Study trips at The Courtauld

Hi everyone!

My name is Teresa and I studied MA History of Art Special Option England, Europe and Beyond: Art, Identity, Trade and Politics in the Middle Ages.

One of the reasons why I chose The Courtauld for my MA is the great attention this institution grants to skills training, allowing its students to engage closely with objects of art and with the art world especially through the numerous field trips offered in several of the MA Special Options. Being focussed on the art of England, the Special Option I chose was particularly rich in these learning experiences, and during the Autumn and Spring terms many of our lessons were scheduled to be taken out of the classroom and inside museums or medieval buildings around the country. In London, our trips were most often directed towards the medieval rooms of great museums, namely the National Gallery and the V&A, where we focussed on single works of art, such as the remarkable Wilton Diptych, or bigger art historical subjects, like medieval ivories or Opus Anglicanum. Through the Courtauld however we were also able to experience otherwise secluded areas of Westminster Abbey and to enjoy the marvellous Temple Church all by ourselves. One of our trips even brought us at the heart of Somerset House, where, thanks to its substantial archives, we had the chance to see in person the remarkable works of English Antiquarians of the late 19th and early 20th centuries.

The most exciting study trips, however, brought us outside the city: to Ely, Durham, Canterbury and Cambridge. While each one of these trips was especially focussed on a noteworthy medieval building, during these day-long ‘expeditions’ we also focussed on other issues concerning the spaces, objects and people that enlivened these important centres during the Middle Ages. These four trips, moreover, not only included on-site lessons with our Courtuald professors, but also various surprising experiences, in which learning was paired with marvel and fun. Our trip to Canterbury cathedral, for example, included a stroll on the scaffolding of the roof, where we were accompanied by the Surveyor of the Fabric, allowing us a better understanding of what the conservation of an historical building entails. During this year, me and my classmates however had the fortune (or misfortune) of enjoying not only one but two rooftops, since we also got to walk on the roof of the King’s chapel during our trip to Cambridge. One thing that these trips surely taught us is that being an art historian is definitely not a sedentary job!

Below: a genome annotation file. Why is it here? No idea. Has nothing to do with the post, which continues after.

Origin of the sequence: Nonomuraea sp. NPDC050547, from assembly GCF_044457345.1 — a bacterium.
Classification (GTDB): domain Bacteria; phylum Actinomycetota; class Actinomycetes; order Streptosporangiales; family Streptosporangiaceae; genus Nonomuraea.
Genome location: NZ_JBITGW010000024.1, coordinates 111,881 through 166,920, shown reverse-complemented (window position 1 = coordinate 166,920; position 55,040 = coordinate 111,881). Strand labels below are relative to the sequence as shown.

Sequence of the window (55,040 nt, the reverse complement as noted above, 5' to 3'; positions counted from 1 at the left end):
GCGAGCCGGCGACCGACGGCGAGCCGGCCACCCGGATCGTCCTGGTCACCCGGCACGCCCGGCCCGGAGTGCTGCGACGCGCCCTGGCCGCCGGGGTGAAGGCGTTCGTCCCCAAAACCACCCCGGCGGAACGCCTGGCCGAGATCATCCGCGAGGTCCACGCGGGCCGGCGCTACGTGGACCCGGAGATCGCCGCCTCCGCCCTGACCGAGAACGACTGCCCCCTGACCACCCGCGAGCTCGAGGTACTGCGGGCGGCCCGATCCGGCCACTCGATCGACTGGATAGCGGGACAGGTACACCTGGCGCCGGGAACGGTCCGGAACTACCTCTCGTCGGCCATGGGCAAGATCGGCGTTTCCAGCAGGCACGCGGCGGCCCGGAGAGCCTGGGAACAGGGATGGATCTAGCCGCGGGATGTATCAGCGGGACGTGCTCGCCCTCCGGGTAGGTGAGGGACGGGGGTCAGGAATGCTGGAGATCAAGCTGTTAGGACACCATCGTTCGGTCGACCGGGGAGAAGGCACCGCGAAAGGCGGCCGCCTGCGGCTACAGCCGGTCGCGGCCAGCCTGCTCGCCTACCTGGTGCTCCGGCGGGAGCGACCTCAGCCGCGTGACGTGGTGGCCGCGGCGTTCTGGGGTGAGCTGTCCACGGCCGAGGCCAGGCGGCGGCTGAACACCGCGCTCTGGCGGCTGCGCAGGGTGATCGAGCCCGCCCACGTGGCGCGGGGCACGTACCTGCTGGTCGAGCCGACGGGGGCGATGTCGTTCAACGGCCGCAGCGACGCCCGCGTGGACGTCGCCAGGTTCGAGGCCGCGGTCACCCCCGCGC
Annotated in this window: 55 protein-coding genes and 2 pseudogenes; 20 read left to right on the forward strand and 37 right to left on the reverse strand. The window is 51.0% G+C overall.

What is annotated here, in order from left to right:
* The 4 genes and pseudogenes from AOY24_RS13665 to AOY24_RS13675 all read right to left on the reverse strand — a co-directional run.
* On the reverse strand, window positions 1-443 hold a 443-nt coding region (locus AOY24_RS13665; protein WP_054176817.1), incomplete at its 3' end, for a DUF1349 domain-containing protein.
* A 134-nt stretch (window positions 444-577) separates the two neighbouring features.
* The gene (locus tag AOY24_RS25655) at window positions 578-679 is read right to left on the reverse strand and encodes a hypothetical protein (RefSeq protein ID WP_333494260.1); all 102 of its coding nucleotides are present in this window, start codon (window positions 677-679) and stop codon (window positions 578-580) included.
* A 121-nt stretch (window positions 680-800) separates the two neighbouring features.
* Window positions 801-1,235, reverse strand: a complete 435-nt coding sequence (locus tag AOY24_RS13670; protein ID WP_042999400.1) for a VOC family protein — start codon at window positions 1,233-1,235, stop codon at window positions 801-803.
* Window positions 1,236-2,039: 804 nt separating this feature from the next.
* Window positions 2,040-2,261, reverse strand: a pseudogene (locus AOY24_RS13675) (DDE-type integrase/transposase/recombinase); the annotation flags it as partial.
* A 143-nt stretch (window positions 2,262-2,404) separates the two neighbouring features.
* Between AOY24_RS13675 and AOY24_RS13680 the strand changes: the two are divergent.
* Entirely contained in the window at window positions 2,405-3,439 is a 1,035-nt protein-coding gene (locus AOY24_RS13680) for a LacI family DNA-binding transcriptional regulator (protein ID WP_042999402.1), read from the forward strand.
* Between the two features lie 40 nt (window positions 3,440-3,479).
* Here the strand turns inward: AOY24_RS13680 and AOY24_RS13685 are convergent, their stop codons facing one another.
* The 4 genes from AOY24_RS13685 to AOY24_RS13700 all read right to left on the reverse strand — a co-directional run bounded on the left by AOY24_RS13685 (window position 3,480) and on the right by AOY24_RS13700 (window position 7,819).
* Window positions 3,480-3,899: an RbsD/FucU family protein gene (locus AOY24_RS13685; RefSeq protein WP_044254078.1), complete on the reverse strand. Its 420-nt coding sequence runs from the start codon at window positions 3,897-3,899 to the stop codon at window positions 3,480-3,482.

To anyone who has studied art history or wishes to do so in the future it will be clear how this type of learning experiences represents the best possible way of studying and enjoying art in all its forms: indeed, this type of projects is an important part of what makes the Courtauld a leading institution in the study of the History of Art. Finally, these experiences, shared by our class of 8, were fundamental in creating strong bonds and amazing friendships that I am sure will last a lifetime.

I hope you enjoyed hearing about our medieval adventures and that this gave you an idea of what amazing experiences a Courtauld MA can entail!

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